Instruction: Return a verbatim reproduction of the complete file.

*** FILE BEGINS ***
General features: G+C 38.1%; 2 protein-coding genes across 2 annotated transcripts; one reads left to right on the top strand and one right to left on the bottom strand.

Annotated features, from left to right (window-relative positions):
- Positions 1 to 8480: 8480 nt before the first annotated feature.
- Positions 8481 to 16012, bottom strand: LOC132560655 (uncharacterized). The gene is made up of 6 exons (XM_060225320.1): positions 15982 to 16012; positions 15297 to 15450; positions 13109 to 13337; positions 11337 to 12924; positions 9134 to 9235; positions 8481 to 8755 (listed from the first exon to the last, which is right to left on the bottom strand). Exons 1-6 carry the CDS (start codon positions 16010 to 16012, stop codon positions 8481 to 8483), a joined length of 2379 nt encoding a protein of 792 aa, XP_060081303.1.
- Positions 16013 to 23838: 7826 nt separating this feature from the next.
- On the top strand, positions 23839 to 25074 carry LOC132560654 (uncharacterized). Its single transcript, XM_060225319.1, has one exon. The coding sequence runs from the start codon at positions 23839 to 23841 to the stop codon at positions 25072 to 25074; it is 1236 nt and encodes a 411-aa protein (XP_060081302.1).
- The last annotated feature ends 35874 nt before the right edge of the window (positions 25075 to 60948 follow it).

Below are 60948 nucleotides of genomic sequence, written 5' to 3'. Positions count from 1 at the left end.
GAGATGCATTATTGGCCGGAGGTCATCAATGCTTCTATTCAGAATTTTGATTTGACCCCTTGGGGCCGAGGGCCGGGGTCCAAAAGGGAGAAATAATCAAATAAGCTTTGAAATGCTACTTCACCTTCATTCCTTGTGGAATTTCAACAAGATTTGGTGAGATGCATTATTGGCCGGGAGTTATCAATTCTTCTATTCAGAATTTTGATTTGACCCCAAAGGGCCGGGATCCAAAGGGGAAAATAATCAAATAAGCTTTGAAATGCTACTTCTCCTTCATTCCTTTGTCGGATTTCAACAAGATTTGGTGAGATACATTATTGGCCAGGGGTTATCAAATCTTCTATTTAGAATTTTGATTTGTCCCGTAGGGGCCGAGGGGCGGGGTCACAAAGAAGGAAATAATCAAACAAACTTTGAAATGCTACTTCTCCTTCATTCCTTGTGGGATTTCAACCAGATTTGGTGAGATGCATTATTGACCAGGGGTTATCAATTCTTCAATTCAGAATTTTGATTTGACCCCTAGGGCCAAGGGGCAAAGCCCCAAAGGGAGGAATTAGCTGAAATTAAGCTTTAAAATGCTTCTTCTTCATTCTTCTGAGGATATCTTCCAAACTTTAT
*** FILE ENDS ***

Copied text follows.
General features: G+C 38.1%; 2 protein-coding genes across 2 annotated transcripts; one reads left to right on the top strand and one right to left on the bottom strand.

Annotated features, from left to right (window-relative positions):
- Positions 1 to 8480: 8480 nt before the first annotated feature.
- Positions 8481 to 16012, bottom strand: LOC132560655 (uncharacterized). The gene is made up of 6 exons (XM_060225320.1): positions 15982 to 16012; positions 15297 to 15450; positions 13109 to 13337; positions 11337 to 12924; positions 9134 to 9235; positions 8481 to 8755 (listed from the first exon to the last, which is right to left on the bottom strand). Exons 1-6 carry the CDS (start codon positions 16010 to 16012, stop codon positions 8481 to 8483), a joined length of 2379 nt encoding a protein of 792 aa, XP_060081303.1.
- Positions 16013 to 23838: 7826 nt separating this feature from the next.
- On the top strand, positions 23839 to 25074 carry LOC132560654 (uncharacterized). Its single transcript, XM_060225319.1, has one exon. The coding sequence runs from the start codon at positions 23839 to 23841 to the stop codon at positions 25072 to 25074; it is 1236 nt and encodes a 411-aa protein (XP_060081302.1).
- The last annotated feature ends 35874 nt before the right edge of the window (positions 25075 to 60948 follow it).

Below are 60948 nucleotides of genomic sequence, written 5' to 3'. Positions count from 1 at the left end.
GAGATGCATTATTGGCCGGAGGTCATCAATGCTTCTATTCAGAATTTTGATTTGACCCCTTGGGGCCGAGGGCCGGGGTCCAAAAGGGAGAAATAATCAAATAAGCTTTGAAATGCTACTTCACCTTCATTCCTTGTGGAATTTCAACAAGATTTGGTGAGATGCATTATTGGCCGGGAGTTATCAATTCTTCTATTCAGAATTTTGATTTGACCCCAAAGGGCCGGGATCCAAAGGGGAAAATAATCAAATAAGCTTTGAAATGCTACTTCTCCTTCATTCCTTTGTCGGATTTCAACAAGATTTGGTGAGATACATTATTGGCCAGGGGTTATCAAATCTTCTATTTAGAATTTTGATTTGTCCCGTAGGGGCCGAGGGGCGGGGTCACAAAGAAGGAAATAATCAAACAAACTTTGAAATGCTACTTCTCCTTCATTCCTTGTGGGATTTCAACCAGATTTGGTGAGATGCATTATTGACCAGGGGTTATCAATTCTTCAATTCAGAATTTTGATTTGACCCCTAGGGCCAAGGGGCAAAGCCCCAAAGGGAGGAATTAGCTGAAATTAAGCTTTAAAATGCTTCTTCTTCATTCTTCTGAGGATATCTTCCAAACTTTAT